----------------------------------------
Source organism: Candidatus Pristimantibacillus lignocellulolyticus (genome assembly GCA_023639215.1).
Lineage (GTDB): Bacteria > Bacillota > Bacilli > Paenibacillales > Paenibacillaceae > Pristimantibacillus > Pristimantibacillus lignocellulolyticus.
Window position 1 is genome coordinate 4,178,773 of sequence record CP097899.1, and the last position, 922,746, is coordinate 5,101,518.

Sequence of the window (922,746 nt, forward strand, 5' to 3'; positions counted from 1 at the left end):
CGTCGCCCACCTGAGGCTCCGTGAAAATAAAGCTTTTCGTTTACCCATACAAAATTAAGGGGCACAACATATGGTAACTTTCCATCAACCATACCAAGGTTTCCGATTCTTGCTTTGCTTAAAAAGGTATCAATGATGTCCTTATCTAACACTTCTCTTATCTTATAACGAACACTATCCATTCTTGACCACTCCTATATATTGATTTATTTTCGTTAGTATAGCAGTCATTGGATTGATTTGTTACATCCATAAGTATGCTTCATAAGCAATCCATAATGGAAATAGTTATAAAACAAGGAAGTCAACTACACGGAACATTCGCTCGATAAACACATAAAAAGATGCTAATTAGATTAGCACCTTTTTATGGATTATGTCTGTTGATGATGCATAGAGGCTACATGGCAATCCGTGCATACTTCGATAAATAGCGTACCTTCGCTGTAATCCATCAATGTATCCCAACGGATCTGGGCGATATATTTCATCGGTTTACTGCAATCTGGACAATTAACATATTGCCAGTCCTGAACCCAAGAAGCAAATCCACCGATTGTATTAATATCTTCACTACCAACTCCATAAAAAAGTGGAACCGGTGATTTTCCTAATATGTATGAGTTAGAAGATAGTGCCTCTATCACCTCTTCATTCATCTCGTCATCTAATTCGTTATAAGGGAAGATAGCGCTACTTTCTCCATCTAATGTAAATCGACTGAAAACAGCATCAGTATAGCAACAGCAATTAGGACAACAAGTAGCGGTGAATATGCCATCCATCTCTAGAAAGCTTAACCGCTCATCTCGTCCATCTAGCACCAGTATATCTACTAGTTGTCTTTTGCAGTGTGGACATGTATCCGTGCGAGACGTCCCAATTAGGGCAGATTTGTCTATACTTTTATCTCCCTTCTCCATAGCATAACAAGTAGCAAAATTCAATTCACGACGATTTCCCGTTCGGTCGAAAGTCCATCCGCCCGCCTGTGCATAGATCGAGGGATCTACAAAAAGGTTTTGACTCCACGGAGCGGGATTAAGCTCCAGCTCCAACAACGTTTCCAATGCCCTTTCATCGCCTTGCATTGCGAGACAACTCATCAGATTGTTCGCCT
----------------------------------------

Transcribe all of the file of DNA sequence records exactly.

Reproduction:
Source organism: Candidatus Pristimantibacillus lignocellulolyticus (genome assembly GCA_023639215.1).
Lineage (GTDB): Bacteria > Bacillota > Bacilli > Paenibacillales > Paenibacillaceae > Pristimantibacillus > Pristimantibacillus lignocellulolyticus.
Window position 1 is genome coordinate 4,178,773 of sequence record CP097899.1, and the last position, 922,746, is coordinate 5,101,518.

Sequence of the window (922,746 nt, forward strand, 5' to 3'; positions counted from 1 at the left end):
CGTCGCCCACCTGAGGCTCCGTGAAAATAAAGCTTTTCGTTTACCCATACAAAATTAAGGGGCACAACATATGGTAACTTTCCATCAACCATACCAAGGTTTCCGATTCTTGCTTTGCTTAAAAAGGTATCAATGATGTCCTTATCTAACACTTCTCTTATCTTATAACGAACACTATCCATTCTTGACCACTCCTATATATTGATTTATTTTCGTTAGTATAGCAGTCATTGGATTGATTTGTTACATCCATAAGTATGCTTCATAAGCAATCCATAATGGAAATAGTTATAAAACAAGGAAGTCAACTACACGGAACATTCGCTCGATAAACACATAAAAAGATGCTAATTAGATTAGCACCTTTTTATGGATTATGTCTGTTGATGATGCATAGAGGCTACATGGCAATCCGTGCATACTTCGATAAATAGCGTACCTTCGCTGTAATCCATCAATGTATCCCAACGGATCTGGGCGATATATTTCATCGGTTTACTGCAATCTGGACAATTAACATATTGCCAGTCCTGAACCCAAGAAGCAAATCCACCGATTGTATTAATATCTTCACTACCAACTCCATAAAAAAGTGGAACCGGTGATTTTCCTAATATGTATGAGTTAGAAGATAGTGCCTCTATCACCTCTTCATTCATCTCGTCATCTAATTCGTTATAAGGGAAGATAGCGCTACTTTCTCCATCTAATGTAAATCGACTGAAAACAGCATCAGTATAGCAACAGCAATTAGGACAACAAGTAGCGGTGAATATGCCATCCATCTCTAGAAAGCTTAACCGCTCATCTCGTCCATCTAGCACCAGTATATCTACTAGTTGTCTTTTGCAGTGTGGACATGTATCCGTGCGAGACGTCCCAATTAGGGCAGATTTGTCTATACTTTTATCTCCCTTCTCCATAGCATAACAAGTAGCAAAATTCAATTCACGACGATTTCCCGTTCGGTCGAAAGTCCATCCGCCCGCCTGTGCATAGATCGAGGGATCTACAAAAAGGTTTTGACTCCACGGAGCGGGATTAAGCTCCAGCTCCAACAACGTTTCCAATGCCCTTTCATCGCCTTGCATTGCGAGACAACTCATCAGATTGTTCGCCT